The University of the Art’s Rosenwald Wolf Gallery is hosting the NCECA 2010 National Student Juried Exhibition of handpicked ceramic works from 40 artists enrolled in various graduate and undergraduate programs across the United States. Among the array of masterful ceramic work, a majority of the figurative pieces within this exhibition dominate the show, impressing passersby with their whimsical nature, quizzical poses, and curious contextual allusions.
The mythical creature that suspends herself in an imaginative dance on the far left of the gallery is Paige Wright’s The Huntress, which cautiously emerges towards us from her anchored perch. The intentionally mangled limbs of the body surely extenuates the awkward gesture of this prying creature; meaty details such as the noticeable accumulations of body fat and the duality of masculine and feminine characteristics heighten the surreal, humanlike qualities that this piece possesses. The blackened hands and feet eerily attest to the dirty walls that she possibly has climbed, and perhaps even suggest to what she has torn apart with her bare hands. With a heavy shadow cast underneath her, The Huntress leaves us with the sensation that we have caught a glimpse of a predator fabricated within our dreams.
Adjacent to the previous piece, Kiera Norton’s Poppy Love delightfully accumulates her life experiences within her rendering of a voluptuous, bright pink dolphin, perched on a blanket of soft, white fur. The dolphin laughs at us through a flashing grin of sharpened, minuscule teeth. The sexual playfulness of the sculpture makes it impressively unique and lighthearted, as Norton encompasses the idea of female sexual allure with a tongue-and-cheek lashing that confronts the male gaze by replacing the female form with that of a cartooned animal.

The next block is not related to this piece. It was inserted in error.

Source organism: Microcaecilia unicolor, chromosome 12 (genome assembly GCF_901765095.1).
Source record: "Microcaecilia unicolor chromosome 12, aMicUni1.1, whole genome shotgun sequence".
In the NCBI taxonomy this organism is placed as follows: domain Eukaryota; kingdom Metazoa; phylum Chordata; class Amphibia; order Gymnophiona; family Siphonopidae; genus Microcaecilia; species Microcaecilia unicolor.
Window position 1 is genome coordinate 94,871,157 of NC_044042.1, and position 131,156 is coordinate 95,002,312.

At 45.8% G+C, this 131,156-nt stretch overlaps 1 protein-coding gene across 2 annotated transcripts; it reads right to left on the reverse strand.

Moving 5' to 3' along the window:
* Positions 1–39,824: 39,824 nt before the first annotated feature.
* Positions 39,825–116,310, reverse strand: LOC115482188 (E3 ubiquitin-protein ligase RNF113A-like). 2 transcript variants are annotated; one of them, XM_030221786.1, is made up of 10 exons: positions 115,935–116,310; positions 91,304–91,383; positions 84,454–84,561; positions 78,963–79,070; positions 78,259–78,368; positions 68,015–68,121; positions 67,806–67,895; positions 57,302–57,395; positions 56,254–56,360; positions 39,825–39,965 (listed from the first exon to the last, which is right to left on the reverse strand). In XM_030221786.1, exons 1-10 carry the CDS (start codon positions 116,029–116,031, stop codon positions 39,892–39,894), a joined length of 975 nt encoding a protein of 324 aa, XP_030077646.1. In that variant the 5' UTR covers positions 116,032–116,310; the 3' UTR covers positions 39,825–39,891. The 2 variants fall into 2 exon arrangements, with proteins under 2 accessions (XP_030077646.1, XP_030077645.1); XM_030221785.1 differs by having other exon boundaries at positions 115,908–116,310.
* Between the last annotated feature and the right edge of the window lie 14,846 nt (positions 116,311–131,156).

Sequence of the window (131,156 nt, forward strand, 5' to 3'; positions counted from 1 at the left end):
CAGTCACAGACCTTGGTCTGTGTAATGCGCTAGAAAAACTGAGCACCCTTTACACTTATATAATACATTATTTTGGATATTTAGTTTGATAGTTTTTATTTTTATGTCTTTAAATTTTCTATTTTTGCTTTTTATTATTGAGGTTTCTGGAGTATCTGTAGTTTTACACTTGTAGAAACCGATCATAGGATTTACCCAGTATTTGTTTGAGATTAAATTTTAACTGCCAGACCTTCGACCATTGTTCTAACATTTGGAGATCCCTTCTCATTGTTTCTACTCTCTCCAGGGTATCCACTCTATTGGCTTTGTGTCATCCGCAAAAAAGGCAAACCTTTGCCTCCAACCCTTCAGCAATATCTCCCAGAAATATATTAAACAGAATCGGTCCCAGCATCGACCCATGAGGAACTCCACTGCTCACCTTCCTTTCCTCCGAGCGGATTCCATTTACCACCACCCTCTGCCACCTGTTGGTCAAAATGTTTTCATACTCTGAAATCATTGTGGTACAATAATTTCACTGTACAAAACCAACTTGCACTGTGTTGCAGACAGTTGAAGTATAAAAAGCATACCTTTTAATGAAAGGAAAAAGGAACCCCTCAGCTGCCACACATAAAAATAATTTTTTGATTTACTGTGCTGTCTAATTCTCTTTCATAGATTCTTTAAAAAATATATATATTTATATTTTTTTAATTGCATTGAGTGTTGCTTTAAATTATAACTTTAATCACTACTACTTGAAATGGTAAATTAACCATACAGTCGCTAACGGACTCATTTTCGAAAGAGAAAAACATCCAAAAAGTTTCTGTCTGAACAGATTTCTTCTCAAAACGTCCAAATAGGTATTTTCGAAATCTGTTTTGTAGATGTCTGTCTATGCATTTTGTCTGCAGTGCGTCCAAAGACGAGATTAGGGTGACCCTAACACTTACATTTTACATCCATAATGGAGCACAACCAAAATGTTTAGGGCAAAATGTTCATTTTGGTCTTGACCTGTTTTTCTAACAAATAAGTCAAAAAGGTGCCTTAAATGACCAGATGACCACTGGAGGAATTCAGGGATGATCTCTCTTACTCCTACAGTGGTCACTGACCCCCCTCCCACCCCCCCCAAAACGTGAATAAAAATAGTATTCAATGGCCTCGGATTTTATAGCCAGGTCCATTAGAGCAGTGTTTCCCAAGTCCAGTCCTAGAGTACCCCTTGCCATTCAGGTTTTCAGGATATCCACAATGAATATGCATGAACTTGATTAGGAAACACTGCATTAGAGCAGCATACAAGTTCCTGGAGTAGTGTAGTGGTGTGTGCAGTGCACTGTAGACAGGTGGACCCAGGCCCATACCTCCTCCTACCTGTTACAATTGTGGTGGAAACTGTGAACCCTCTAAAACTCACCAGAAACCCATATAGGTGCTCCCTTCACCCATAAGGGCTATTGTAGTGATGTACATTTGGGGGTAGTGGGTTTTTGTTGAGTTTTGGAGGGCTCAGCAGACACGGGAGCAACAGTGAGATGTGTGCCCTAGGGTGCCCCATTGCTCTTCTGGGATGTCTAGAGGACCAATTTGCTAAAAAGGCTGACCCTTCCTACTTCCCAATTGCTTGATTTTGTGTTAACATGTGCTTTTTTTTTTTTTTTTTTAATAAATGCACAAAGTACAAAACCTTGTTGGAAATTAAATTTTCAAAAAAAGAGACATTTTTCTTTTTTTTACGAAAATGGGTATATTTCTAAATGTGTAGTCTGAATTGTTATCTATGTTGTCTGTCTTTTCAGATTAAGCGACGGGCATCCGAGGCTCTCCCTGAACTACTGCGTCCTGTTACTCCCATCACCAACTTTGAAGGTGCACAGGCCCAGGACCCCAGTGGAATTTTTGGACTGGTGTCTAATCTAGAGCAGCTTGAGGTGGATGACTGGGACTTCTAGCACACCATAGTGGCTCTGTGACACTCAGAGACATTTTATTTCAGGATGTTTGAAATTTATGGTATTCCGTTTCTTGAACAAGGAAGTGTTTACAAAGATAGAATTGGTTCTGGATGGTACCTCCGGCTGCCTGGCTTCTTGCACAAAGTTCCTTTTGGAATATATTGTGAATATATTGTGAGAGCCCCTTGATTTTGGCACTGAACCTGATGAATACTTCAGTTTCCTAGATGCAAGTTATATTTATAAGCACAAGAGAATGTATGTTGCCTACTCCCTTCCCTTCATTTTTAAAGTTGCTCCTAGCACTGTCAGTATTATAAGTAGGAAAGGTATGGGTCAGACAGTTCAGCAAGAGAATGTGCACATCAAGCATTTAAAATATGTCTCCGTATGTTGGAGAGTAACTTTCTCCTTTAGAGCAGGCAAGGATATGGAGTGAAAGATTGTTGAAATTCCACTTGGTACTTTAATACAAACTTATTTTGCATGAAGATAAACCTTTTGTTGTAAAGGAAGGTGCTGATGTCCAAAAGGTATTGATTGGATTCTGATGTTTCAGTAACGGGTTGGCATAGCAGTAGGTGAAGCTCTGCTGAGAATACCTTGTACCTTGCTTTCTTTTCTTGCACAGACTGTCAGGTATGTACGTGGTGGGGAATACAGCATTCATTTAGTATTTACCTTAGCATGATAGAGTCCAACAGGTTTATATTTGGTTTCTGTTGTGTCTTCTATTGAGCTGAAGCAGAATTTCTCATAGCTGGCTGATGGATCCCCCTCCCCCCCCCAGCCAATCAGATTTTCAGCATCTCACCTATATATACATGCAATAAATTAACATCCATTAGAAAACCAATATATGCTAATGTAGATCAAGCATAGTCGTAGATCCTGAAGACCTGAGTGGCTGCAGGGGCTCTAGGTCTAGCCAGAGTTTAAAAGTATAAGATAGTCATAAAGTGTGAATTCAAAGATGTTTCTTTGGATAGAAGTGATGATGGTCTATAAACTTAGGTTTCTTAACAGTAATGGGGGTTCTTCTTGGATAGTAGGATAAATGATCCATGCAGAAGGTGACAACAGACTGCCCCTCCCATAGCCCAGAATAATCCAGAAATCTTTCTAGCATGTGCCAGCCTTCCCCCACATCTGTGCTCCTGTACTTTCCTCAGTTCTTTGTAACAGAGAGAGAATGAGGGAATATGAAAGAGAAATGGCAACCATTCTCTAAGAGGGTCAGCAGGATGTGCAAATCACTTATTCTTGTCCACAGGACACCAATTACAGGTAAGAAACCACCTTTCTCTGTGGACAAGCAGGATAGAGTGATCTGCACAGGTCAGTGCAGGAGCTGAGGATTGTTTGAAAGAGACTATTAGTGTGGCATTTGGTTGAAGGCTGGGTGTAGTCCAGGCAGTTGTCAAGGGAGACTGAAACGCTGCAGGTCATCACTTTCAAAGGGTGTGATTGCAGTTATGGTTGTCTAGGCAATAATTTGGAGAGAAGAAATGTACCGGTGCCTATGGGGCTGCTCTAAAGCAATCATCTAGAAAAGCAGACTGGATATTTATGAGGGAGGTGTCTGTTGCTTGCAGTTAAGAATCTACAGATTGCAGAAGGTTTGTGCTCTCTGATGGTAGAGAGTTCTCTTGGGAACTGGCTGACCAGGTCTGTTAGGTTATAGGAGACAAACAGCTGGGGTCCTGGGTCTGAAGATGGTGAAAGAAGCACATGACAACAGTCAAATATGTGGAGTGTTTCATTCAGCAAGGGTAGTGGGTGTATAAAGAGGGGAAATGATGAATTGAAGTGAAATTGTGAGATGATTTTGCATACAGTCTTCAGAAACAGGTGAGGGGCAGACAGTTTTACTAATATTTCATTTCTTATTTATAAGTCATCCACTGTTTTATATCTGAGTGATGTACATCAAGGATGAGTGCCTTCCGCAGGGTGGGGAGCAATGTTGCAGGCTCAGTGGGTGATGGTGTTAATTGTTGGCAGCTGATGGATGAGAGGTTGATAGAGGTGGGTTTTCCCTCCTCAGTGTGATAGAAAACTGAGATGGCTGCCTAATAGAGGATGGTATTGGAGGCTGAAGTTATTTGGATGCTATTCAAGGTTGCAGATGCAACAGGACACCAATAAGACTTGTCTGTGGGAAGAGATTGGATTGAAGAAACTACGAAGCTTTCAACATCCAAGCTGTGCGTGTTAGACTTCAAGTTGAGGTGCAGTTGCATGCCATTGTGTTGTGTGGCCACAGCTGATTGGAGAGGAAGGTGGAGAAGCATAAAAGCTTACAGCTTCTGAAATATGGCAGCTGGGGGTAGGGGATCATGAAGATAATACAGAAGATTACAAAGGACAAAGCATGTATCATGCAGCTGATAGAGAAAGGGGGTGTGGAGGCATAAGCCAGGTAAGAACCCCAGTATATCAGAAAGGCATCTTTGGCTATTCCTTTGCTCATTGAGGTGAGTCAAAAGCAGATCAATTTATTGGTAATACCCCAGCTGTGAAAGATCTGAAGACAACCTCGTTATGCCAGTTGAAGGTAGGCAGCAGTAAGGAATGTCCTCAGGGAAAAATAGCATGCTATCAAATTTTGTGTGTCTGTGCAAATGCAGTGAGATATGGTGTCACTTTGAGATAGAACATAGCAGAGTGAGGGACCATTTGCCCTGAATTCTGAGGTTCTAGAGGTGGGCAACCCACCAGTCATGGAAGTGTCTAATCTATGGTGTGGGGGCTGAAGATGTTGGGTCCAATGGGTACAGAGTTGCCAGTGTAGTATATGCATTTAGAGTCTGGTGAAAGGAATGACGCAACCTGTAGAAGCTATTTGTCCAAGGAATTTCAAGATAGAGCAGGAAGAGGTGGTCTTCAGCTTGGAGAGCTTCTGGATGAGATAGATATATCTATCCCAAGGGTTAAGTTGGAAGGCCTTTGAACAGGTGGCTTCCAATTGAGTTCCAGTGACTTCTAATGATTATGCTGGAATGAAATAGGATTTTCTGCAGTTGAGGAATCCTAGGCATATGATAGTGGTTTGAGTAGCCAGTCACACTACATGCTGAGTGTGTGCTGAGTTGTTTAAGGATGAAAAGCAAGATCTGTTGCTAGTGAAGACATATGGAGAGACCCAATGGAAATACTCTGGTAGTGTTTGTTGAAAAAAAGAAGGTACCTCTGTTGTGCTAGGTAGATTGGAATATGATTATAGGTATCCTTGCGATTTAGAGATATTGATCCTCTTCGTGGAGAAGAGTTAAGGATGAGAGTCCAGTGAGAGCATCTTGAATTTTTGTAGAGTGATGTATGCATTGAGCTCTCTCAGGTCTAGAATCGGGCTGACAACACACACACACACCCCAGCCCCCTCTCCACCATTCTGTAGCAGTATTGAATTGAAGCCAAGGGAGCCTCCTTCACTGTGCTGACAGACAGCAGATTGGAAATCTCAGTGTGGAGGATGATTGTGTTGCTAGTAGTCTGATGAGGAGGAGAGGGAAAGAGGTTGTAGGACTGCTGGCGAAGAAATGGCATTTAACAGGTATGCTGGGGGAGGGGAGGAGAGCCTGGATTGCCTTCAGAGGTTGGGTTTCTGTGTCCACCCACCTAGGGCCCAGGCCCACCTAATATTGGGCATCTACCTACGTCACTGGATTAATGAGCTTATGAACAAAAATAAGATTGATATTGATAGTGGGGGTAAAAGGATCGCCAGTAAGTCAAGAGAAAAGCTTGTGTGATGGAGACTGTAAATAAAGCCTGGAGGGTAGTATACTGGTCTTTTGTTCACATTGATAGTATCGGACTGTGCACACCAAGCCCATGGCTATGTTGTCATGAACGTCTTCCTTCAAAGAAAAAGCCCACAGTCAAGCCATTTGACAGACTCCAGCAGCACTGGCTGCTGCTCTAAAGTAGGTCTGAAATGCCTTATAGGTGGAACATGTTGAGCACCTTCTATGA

Norton, who references pin-up artists such as Alberto Vargas and Gil Elvgren, explains that within her work she aims to use playful hybrids of animals and humans to merge conventional beauty with the grotesque. While Norton explains that “the subtle menace of sharp teeth and defined musculature evince predatory motives,” she also adds that “they are comical figures, meant to remind us that we humans are not so far above other animals in our need to perform seemingly absurd sexual displays and rituals.”
Many other pieces throughout the gallery were equally loaded with conceptually packed, thought-provoking punches. Near the back of the exhibition, Janet Macpherson’s Untitled unveils to audiences the duality of good and evil with her display of a precarious balancing-act of mirroring Virgin Maries, one red and one black.
Mark Stafford’s teapot near the entrance of the gallery, entitled Actually, I’m Korean, is a must-see of the show, which directly confronts issues of national identity and social stereotypes with a play of traditional functional pottery. At first the viewer observes a delicate bust of a man’s head, but upon closer inspection, one becomes subtly aware of the brutal functionality of this vessel: if one were to pour water into his skull, steaming hot streams of water will waterfall from the orifices of his eye sockets.
Christopher Adelhardt is the only artist to claim two separate pieces in the show: Anti-Biotic, and A White Elephant. While at first the visual impact of these works is an aesthetically beautiful experience, the details imply loads of content. The trophy-like, armored figure in Anti-Biotic serves as a towering battleground for toy-soldiers. This manifestation of a super-human figurine stands erect amidst dripping, rusted streams that are powerfully reminiscent of bloodshed.
Similarly, Adelhardt’s intricately made elephant is presented to us as a decapitated beast whose head rests upon a pedestal on its own back. The details within these pieces invite viewers to get a closer look, and effectively leave us to ponder the richly symbolic, seemingly violent nature of these works.
Overall, the NCECA 2010 National Student Juried Exhibition in summary is diverse, formally strong, and incredibly visually powerful. Jurors Erin Furimsky, a studio artist and assistant professor at Illinois Sate University, and Matt Long, a studio artist and assistant professor at the University of Mississippi, and made this a well-worth gallery visit that you should see for yourself.
The University of the Arts Rosenwald-Wolf Gallery is located at:
333 South Broad Street
Philadelphia, PA 19107
Gallery Hours: Mon. through Fri. 10 -5, Sat. 12-5 (open exceptionally for this exhibition only, Sunday, April 4th, 12-5)
Jennifer Hallden-Abberton, BA Moore College of Art and Design 2008, blends printmaking, digital photography, and oil painting to explore life in urban surroundings. She is really excited to be a new addition to the artblog and hopes to write reviews as much as possible.